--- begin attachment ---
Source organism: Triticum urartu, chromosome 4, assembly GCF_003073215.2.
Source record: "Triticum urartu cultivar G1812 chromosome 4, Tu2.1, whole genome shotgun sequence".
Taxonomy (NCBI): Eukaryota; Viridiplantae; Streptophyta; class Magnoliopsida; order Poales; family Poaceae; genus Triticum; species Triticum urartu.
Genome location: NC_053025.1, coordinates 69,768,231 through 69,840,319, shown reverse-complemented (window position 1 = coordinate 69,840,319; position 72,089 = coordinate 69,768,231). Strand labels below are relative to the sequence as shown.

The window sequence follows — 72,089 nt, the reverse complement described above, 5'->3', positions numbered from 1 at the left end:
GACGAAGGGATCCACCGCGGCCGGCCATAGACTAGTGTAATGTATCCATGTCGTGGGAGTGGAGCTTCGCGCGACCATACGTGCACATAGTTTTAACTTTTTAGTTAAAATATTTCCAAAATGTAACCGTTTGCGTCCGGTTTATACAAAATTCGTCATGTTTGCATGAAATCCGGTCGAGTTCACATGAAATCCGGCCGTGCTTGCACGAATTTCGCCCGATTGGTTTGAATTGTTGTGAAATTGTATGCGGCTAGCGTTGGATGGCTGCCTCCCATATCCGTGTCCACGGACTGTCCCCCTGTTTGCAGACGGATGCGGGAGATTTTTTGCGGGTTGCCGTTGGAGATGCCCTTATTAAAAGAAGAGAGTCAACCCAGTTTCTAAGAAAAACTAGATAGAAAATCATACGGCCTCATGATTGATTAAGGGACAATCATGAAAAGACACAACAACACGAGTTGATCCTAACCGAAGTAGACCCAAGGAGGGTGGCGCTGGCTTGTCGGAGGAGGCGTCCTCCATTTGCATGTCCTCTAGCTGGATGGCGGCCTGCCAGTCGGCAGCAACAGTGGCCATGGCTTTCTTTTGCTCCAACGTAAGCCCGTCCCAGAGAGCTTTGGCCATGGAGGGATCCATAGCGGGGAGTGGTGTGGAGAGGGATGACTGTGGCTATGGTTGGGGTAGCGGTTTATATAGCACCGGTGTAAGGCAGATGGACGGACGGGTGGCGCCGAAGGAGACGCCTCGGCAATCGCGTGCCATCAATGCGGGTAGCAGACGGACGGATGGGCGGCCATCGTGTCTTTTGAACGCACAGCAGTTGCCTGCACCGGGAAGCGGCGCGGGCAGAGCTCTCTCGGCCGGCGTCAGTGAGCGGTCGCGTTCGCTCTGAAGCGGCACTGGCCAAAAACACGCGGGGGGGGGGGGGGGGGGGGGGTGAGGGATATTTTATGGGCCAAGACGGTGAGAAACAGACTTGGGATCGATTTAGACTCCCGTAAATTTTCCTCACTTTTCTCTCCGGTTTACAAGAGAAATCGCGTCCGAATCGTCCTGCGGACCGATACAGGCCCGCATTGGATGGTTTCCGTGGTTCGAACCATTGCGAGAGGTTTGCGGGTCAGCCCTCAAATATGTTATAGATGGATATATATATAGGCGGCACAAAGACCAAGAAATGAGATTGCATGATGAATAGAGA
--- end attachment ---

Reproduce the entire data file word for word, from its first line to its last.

Source organism: Triticum urartu, chromosome 4, assembly GCF_003073215.2.
Source record: "Triticum urartu cultivar G1812 chromosome 4, Tu2.1, whole genome shotgun sequence".
Taxonomy (NCBI): Eukaryota; Viridiplantae; Streptophyta; class Magnoliopsida; order Poales; family Poaceae; genus Triticum; species Triticum urartu.
Genome location: NC_053025.1, coordinates 69,768,231 through 69,840,319, shown reverse-complemented (window position 1 = coordinate 69,840,319; position 72,089 = coordinate 69,768,231). Strand labels below are relative to the sequence as shown.

The window sequence follows — 72,089 nt, the reverse complement described above, 5'->3', positions numbered from 1 at the left end:
GACGAAGGGATCCACCGCGGCCGGCCATAGACTAGTGTAATGTATCCATGTCGTGGGAGTGGAGCTTCGCGCGACCATACGTGCACATAGTTTTAACTTTTTAGTTAAAATATTTCCAAAATGTAACCGTTTGCGTCCGGTTTATACAAAATTCGTCATGTTTGCATGAAATCCGGTCGAGTTCACATGAAATCCGGCCGTGCTTGCACGAATTTCGCCCGATTGGTTTGAATTGTTGTGAAATTGTATGCGGCTAGCGTTGGATGGCTGCCTCCCATATCCGTGTCCACGGACTGTCCCCCTGTTTGCAGACGGATGCGGGAGATTTTTTGCGGGTTGCCGTTGGAGATGCCCTTATTAAAAGAAGAGAGTCAACCCAGTTTCTAAGAAAAACTAGATAGAAAATCATACGGCCTCATGATTGATTAAGGGACAATCATGAAAAGACACAACAACACGAGTTGATCCTAACCGAAGTAGACCCAAGGAGGGTGGCGCTGGCTTGTCGGAGGAGGCGTCCTCCATTTGCATGTCCTCTAGCTGGATGGCGGCCTGCCAGTCGGCAGCAACAGTGGCCATGGCTTTCTTTTGCTCCAACGTAAGCCCGTCCCAGAGAGCTTTGGCCATGGAGGGATCCATAGCGGGGAGTGGTGTGGAGAGGGATGACTGTGGCTATGGTTGGGGTAGCGGTTTATATAGCACCGGTGTAAGGCAGATGGACGGACGGGTGGCGCCGAAGGAGACGCCTCGGCAATCGCGTGCCATCAATGCGGGTAGCAGACGGACGGATGGGCGGCCATCGTGTCTTTTGAACGCACAGCAGTTGCCTGCACCGGGAAGCGGCGCGGGCAGAGCTCTCTCGGCCGGCGTCAGTGAGCGGTCGCGTTCGCTCTGAAGCGGCACTGGCCAAAAACACGCGGGGGGGGGGGGGGGGGGGGGGTGAGGGATATTTTATGGGCCAAGACGGTGAGAAACAGACTTGGGATCGATTTAGACTCCCGTAAATTTTCCTCACTTTTCTCTCCGGTTTACAAGAGAAATCGCGTCCGAATCGTCCTGCGGACCGATACAGGCCCGCATTGGATGGTTTCCGTGGTTCGAACCATTGCGAGAGGTTTGCGGGTCAGCCCTCAAATATGTTATAGATGGATATATATATAGGCGGCACAAAGACCAAGAAATGAGATTGCATGATGAATAGAGA